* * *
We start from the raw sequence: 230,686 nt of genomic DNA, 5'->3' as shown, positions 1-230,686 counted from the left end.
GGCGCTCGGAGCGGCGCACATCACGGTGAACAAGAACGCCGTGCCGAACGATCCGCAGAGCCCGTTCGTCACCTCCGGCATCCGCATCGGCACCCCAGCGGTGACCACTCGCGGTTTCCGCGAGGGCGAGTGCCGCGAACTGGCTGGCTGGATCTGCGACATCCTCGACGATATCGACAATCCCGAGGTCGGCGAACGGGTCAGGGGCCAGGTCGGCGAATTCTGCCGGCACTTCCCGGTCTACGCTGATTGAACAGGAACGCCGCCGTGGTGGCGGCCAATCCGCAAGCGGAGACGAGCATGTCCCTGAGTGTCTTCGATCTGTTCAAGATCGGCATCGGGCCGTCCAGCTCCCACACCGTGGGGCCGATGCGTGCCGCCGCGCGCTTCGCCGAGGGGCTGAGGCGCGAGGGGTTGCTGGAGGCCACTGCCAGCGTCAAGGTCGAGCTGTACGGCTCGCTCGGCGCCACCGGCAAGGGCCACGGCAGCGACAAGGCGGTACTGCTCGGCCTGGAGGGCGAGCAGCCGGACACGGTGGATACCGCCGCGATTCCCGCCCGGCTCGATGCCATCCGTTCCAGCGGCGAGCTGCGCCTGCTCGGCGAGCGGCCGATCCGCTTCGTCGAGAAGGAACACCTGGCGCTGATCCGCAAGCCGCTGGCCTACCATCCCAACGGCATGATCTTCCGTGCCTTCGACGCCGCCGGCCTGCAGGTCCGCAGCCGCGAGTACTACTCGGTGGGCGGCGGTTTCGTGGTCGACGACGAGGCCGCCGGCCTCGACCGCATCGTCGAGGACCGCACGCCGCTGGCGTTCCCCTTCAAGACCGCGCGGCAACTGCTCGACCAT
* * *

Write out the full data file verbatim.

We start from the raw sequence: 230,686 nt of genomic DNA, 5'->3' as shown, positions 1-230,686 counted from the left end.
GGCGCTCGGAGCGGCGCACATCACGGTGAACAAGAACGCCGTGCCGAACGATCCGCAGAGCCCGTTCGTCACCTCCGGCATCCGCATCGGCACCCCAGCGGTGACCACTCGCGGTTTCCGCGAGGGCGAGTGCCGCGAACTGGCTGGCTGGATCTGCGACATCCTCGACGATATCGACAATCCCGAGGTCGGCGAACGGGTCAGGGGCCAGGTCGGCGAATTCTGCCGGCACTTCCCGGTCTACGCTGATTGAACAGGAACGCCGCCGTGGTGGCGGCCAATCCGCAAGCGGAGACGAGCATGTCCCTGAGTGTCTTCGATCTGTTCAAGATCGGCATCGGGCCGTCCAGCTCCCACACCGTGGGGCCGATGCGTGCCGCCGCGCGCTTCGCCGAGGGGCTGAGGCGCGAGGGGTTGCTGGAGGCCACTGCCAGCGTCAAGGTCGAGCTGTACGGCTCGCTCGGCGCCACCGGCAAGGGCCACGGCAGCGACAAGGCGGTACTGCTCGGCCTGGAGGGCGAGCAGCCGGACACGGTGGATACCGCCGCGATTCCCGCCCGGCTCGATGCCATCCGTTCCAGCGGCGAGCTGCGCCTGCTCGGCGAGCGGCCGATCCGCTTCGTCGAGAAGGAACACCTGGCGCTGATCCGCAAGCCGCTGGCCTACCATCCCAACGGCATGATCTTCCGTGCCTTCGACGCCGCCGGCCTGCAGGTCCGCAGCCGCGAGTACTACTCGGTGGGCGGCGGTTTCGTGGTCGACGACGAGGCCGCCGGCCTCGACCGCATCGTCGAGGACCGCACGCCGCTGGCGTTCCCCTTCAAGACCGCGCGGCAACTGCTCGACCAT